Mosaic is another curious oddity from Steven Soderbergh, a filmmaker whose oeuvre is so diverse it is hard to tell whether he is a journeyman or auteur. Over the years, the director has tackled small indie dramas (Sex, Lies & Videotape), blockbuster franchises (the Ocean’s films) and lo-fi experiments (Full Frontal).  His output post 2011’s Contagion seems to be a blend of all these areas. He tells stories – which in lesser hands would be straightforward mainstream movies – but in unconventional ways and with an added emphasis on dialogue and character. Mosaic sees Soderbergh perfect this style, previously seen in movies like Haywire, Side Effects and Logan Lucky.

The HBO six-part drama focuses upon celebrated children author Olivia Lake (Sharon Stone – Basic Instinct) who lives in a mountainous community for the wealthy in Summit, Utah. On her property is a hotbed of precious metal that her neighbour Michael (James Ransone – Ziggy in The Wire) wants to acquire. When Olivia refuses to sell for sentimental reasons, Michael hires con-man Eric (Frederick Weller) to seduce the author and convince her to sell her property.

Meanwhile, Joel (Garett Hedlund – On the Road) is a struggling artist supporting himself by working in Summit bartending and teaching skiing. Through flirting with Olivia, he manages to inveigle his way into her life, hoping she will enable him to get his foot through the door of the art-world. When the author goes missing and is presumed dead, Eric is presumed to be killer. However, is Joel responsible or could there be another culprit? Nate (Devin Ratray –  Blue Ruin), a local detective, and Petra (Jessica Ferrin), Eric’s estranged sister, try to investigate.

Mosaic began life as an app, a type of interactive murder mystery in which the user is presented with a complex narrative and can choose who to focus on and how the information is divvied out. HBO agreed to fund the project if Soderbergh could assemble his own edit to air on the network. Although, an unconventional way to approach developing a TV show, it actually works in the series’ favour. Because of the structure of the app, writer Ed Solomon (Men in Black, Now You See Me) said he wanted each character to feel like the lead. Thus, all the major players in Mosaic feel three-dimensional and fully realised; Eric, a con-man finally arrested but this time for a crime he did not commit, Petra, his sister attempting to save her only remaining family, Joel, a former alcoholic who during a binge black-out cannot remember if he killed Olivia, and Nate, a cop with a hunch that Eric is the wrong man but becomes frustrated when all the signs point to his old friend Joel.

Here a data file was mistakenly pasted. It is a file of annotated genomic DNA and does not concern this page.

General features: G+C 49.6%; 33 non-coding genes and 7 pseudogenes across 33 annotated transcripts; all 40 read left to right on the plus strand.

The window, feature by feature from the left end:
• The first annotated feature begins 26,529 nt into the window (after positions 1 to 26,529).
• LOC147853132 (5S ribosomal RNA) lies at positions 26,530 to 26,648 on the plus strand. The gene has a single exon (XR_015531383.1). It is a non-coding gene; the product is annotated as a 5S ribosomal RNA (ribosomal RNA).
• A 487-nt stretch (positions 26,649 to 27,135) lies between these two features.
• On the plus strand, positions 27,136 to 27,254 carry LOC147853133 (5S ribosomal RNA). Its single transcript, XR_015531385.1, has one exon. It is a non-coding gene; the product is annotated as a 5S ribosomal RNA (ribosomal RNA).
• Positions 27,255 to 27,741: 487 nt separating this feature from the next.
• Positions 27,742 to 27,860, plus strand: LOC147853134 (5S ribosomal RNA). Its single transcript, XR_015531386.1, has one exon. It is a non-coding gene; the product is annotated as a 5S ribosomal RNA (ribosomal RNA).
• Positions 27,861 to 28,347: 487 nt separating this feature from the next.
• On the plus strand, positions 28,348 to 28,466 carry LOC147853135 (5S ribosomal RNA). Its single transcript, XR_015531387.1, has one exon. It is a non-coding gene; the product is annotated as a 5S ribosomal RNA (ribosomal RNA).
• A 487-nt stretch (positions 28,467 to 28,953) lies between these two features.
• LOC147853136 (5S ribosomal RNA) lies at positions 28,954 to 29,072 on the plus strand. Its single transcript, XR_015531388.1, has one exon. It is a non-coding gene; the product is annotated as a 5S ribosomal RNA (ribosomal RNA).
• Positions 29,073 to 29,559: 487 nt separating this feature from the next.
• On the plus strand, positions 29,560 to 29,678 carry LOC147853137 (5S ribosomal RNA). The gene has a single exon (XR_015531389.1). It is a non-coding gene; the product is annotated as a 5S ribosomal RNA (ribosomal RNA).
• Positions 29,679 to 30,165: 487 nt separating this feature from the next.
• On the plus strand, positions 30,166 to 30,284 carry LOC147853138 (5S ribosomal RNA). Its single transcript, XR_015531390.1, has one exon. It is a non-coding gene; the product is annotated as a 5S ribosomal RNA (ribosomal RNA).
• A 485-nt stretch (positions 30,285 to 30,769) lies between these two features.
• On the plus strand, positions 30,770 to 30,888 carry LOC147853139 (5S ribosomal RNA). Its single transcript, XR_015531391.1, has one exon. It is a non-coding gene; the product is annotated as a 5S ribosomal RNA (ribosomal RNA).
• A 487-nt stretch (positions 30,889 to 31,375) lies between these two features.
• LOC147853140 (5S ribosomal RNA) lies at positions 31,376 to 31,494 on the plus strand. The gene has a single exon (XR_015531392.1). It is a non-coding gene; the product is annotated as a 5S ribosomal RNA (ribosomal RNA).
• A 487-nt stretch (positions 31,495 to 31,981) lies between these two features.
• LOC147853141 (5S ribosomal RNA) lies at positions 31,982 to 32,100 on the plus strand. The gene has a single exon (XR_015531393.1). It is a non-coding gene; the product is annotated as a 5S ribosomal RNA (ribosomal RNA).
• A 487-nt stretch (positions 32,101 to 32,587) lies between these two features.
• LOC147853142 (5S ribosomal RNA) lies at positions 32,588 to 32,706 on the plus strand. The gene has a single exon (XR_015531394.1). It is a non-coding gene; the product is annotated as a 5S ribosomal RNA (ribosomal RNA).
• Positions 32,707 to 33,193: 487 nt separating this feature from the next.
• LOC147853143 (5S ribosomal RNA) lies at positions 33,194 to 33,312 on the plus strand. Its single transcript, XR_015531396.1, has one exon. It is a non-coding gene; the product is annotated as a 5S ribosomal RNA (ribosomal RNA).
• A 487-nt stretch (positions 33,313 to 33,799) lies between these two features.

As the AV Club’s Alex McLevy wrote in his review of Mosaic, there is a touch of Robert Altman to the proceedings. He’s correct in the sense that the series is sprawling and focuses on a huge array of characters. Like Altman, Soderbergh is interested not just in the main story (e.g. the mystery and its investigation), but also in the characters and their every day lives. With each person in the show, we spend a little time that does not serve the overarching plot. While this could be frustrating, it serves the drama by adding realism and life to these characters. Would we like Devin Ratray’s Nate so much if we did not see him having a hilarious minor breakdown in his car after an argument with an old cop buddy? Probably not.

As Soderbergh directed each episode, the show looks fabulous. The first two episodes, in which Sharon Stone’s Olivia is front and centre are subtly evocative in their colour and framing; the blue-tint serving to highlight the author’s sadness (at growing old and suffering from feelings of loneliness) and the dutch camera angles representing her fiery, unhinged nature (a take no prisoners attitude which may have got her killed). Meanwhile, the back-half episodes are filled with stunning images; Eric in a completely white prison facility, capturing the mundanity of his days behind bars; a long-take following a major discovery in the case in which we see the work that goes into securing a crime scene.

Soderbergh’s snappy editing keeps everything moving at a steady clip while he navigates the complex mosaic-like structure of the series with the precision of a Rubik’s Cube pro. In the last episode, one comes to the realisation that the viewer was presented with everything to solve the mystery of the series in the first episode. However, what was missing what context – something Soderbergh and Solomon parsed out skilfully over subsequent episodes.

Although, the filmmaking and storytelling of the series have dominated how its been discussed. Mosaic deserves praise for both its humour and emotional elements. While The Knick’s Jeremy Bobb’s deliriously twitchy performance as Joel’s friend who becomes entangled in one of his lies is a joy (a conversation about The Wire is a dead-pan delight), Sharon Stone’s Olivia is a truly tragic figure. Although capable of being cruel and off-putting, these attributes came from insecurity that she was not good enough (her children’s book was a one-hit wonder). When she did meet a man, who made her feel secure (after various like Joel who had used her for money), it turned out it was part of hoax. After the ingenuity of Mosaic’s behind-the-camera trickery fades away, it is Stone’s brief but full-blooded turn that sticks with the viewer.

Stephen Porzio

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